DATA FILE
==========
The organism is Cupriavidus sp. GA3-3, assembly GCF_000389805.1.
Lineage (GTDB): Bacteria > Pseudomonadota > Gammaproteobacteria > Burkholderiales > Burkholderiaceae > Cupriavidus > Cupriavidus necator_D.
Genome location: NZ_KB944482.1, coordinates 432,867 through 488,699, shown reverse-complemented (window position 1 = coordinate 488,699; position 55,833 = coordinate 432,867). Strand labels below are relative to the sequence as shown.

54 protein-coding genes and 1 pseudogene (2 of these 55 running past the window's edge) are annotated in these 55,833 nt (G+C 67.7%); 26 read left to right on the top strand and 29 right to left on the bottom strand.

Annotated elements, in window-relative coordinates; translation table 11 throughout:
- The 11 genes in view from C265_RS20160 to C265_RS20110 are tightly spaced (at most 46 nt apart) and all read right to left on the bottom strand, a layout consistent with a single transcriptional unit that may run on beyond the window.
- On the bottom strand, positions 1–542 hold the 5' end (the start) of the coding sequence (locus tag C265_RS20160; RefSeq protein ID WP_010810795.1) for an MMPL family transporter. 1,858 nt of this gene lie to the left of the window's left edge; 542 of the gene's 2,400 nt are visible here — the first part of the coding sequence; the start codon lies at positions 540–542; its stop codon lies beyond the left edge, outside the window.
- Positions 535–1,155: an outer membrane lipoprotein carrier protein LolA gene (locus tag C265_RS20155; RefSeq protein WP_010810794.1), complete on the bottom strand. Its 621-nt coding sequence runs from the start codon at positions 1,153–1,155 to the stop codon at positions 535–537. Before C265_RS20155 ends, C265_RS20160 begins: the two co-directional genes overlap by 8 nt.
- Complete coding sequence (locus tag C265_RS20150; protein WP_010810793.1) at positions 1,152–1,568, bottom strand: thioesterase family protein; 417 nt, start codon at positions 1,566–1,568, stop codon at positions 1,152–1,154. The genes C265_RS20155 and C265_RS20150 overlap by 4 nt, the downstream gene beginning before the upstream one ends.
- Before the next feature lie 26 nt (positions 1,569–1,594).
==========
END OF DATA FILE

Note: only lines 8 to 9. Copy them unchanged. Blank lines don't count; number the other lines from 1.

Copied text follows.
- Positions 535–1,155: an outer membrane lipoprotein carrier protein LolA gene (locus tag C265_RS20155; RefSeq protein WP_010810794.1), complete on the bottom strand. Its 621-nt coding sequence runs from the start codon at positions 1,153–1,155 to the stop codon at positions 535–537. Before C265_RS20155 ends, C265_RS20160 begins: the two co-directional genes overlap by 8 nt.
- Complete coding sequence (locus tag C265_RS20150; protein WP_010810793.1) at positions 1,152–1,568, bottom strand: thioesterase family protein; 417 nt, start codon at positions 1,566–1,568, stop codon at positions 1,152–1,154. The genes C265_RS20155 and C265_RS20150 overlap by 4 nt, the downstream gene beginning before the upstream one ends.